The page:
We spend £38 each on Legal Aid every year. The French spend £3 each. Having lived and worked in both countries, I have preference for either system, so I’d like my 40 times £35 back, invested annually from the start.
95% of us will not get Legal Aid, or even be able to sue over matters we consider invidious. We will be able to engage lawyers for divorce if there’s some capital, and they will get this. The Legal Aid bureaucrats will do pretty much anything to stop you getting any help, and even invent income you don’t have.
Lawyers generally won’t do anything except for money – they are private sector restricted practices after all. Judges could come from a cross-section of most society, but don’t. They are very expensive.
We need changes in our structures to get rid of all this kind of over-spend. We have much greater problems at this kind of level than with any benefits culture and the two areas of middle class sinecure and dole-blodging have much in common.
We need to attack this kind of abuse of everyone else by such elites as lawyers. Most law can be done without them and access to them could be via a CAB-style organisation, and by lot where needed for court. The rich would have to give up their privilege of hiring the best, and the evil poor their privilege of beating victims up with them too. Much could be done with proper mediation and Ombudsmen services totally unlike the shite currently on offer.
The idea of collapsing our bloated Legal Aid system would be better and fairer representation.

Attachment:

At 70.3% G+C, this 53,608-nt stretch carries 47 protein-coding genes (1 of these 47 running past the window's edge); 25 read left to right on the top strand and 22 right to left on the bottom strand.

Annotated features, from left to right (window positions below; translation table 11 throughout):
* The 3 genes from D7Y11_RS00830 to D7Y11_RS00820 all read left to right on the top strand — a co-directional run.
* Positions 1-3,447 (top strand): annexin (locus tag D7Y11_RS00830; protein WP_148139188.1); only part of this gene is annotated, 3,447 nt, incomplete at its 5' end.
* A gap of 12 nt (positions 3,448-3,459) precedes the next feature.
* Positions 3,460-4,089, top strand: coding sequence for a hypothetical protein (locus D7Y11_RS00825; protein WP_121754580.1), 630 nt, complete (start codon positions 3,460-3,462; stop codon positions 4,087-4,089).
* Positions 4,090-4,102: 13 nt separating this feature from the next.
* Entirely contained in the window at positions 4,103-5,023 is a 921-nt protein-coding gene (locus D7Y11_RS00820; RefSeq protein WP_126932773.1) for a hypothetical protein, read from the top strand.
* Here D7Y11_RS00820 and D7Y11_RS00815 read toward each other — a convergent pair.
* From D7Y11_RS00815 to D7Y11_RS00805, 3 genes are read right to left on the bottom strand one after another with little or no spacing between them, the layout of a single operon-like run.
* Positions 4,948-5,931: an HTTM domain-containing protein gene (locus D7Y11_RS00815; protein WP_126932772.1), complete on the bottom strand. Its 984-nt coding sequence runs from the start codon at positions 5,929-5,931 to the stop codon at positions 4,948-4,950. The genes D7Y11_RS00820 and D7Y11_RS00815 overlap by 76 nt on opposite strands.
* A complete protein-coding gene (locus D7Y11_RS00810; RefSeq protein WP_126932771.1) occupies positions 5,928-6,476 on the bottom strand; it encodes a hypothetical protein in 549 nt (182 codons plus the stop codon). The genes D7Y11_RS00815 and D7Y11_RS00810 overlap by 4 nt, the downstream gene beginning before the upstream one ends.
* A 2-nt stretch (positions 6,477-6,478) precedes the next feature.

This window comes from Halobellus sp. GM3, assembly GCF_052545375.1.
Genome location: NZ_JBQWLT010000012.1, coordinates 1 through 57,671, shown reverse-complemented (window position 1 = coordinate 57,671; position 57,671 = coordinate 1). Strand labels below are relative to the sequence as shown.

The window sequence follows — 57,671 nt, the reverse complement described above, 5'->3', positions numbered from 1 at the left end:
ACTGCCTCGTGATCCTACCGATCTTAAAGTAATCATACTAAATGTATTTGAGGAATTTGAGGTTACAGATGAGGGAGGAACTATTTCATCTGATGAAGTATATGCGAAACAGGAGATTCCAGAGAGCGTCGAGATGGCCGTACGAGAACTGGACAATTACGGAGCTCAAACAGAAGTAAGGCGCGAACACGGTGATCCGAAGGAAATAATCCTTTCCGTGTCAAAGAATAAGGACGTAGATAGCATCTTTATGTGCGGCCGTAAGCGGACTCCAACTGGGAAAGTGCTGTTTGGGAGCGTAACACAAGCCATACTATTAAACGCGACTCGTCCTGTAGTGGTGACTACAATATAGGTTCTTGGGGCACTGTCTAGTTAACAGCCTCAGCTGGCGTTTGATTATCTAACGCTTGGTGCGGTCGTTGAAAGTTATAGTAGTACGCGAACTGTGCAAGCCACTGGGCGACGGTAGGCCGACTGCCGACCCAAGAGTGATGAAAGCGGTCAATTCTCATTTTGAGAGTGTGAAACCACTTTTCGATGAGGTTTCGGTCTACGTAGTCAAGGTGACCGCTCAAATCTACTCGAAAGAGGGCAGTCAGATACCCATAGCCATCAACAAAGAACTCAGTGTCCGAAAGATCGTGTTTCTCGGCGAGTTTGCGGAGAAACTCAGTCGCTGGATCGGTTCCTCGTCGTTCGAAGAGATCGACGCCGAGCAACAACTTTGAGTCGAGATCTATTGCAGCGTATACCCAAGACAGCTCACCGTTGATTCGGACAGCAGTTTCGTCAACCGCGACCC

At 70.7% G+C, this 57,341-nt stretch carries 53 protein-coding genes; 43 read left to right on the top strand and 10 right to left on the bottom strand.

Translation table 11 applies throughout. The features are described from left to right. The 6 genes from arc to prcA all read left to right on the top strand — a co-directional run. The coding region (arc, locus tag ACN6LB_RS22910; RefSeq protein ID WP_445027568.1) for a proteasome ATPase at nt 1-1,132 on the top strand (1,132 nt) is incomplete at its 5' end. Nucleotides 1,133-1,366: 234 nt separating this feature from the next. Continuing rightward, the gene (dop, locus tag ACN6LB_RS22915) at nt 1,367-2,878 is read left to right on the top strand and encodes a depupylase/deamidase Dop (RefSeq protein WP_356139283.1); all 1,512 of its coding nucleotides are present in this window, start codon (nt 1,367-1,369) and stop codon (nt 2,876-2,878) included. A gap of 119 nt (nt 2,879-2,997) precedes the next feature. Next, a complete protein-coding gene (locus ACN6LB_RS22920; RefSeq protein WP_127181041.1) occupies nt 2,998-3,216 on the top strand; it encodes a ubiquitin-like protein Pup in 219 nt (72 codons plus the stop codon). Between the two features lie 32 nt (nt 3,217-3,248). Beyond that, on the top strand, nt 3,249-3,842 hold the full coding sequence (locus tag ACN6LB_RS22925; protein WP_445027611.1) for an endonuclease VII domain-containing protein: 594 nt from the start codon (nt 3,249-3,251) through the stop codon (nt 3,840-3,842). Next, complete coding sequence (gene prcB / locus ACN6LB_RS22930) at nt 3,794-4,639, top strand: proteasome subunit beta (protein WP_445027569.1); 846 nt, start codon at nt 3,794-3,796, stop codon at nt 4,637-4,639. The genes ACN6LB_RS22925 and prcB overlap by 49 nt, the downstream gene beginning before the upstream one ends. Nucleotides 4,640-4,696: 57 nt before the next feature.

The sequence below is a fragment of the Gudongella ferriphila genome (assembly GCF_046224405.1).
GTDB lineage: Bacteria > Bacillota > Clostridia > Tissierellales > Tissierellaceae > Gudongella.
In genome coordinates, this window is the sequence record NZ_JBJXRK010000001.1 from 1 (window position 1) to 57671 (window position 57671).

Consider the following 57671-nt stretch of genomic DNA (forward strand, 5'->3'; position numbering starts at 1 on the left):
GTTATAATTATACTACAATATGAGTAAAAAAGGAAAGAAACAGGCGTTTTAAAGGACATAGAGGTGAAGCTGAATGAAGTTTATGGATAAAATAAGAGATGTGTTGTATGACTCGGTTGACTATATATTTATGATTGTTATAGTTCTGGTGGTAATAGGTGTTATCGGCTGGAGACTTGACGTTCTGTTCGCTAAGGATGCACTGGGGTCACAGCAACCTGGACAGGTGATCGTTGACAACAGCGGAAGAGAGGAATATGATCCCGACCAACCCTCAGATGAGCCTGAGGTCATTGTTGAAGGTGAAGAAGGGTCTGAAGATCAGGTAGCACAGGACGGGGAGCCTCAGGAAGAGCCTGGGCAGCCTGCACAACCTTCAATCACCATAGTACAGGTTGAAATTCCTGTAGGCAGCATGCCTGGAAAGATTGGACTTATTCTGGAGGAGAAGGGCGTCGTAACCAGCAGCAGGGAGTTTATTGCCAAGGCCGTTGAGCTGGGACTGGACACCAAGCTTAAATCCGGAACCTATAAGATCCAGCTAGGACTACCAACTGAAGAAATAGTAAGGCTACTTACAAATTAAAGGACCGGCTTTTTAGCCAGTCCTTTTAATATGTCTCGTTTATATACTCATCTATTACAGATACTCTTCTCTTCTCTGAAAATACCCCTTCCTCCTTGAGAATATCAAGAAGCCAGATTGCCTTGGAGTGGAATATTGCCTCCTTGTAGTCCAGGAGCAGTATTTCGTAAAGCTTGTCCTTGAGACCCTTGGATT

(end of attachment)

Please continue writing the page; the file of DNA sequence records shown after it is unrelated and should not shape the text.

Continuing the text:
“The idea of collapsing our bloated Legal Aid system would be better and fairer representation.”
An idea not coming any time soon from our well heeled Parliamentarians.
Quite right Melvin. Much as I dislike the Ancient Greeks, a lot would be better.
The only reason for legal aid is because the legal system is effectively broken. All the legal system needs to do is enforce fairness in society; prevent people harming others and enforce fair contracts, and that is all. If you need to employ highly trained, expensive professionals to interpret the law and work within it then you’re doing something wrong; specifically the law has been made unclear and over-complex.
Our law is like this, and needs simplification. The simpler the law and the sparser it is, the less it takes to operate it and the fewer lawyers needed to run the system. An automatic sunset clause on laws so that if unused for a period of time (10 years, say) they automatically get repealed would be a good idea; this would pare the huge amount of legal verbiage down to a reasonable minimum in fairly short order. It would also reveal how much utter tripe is passed by our miserable excuse for a Parliament.
Spot on Dan. I spent over 10 days watching in one of our magistrates’ courts without seeing any justice that merited the amount of work put in or any of the lawyers. That most of the matters were even in a court seemed inappropriate.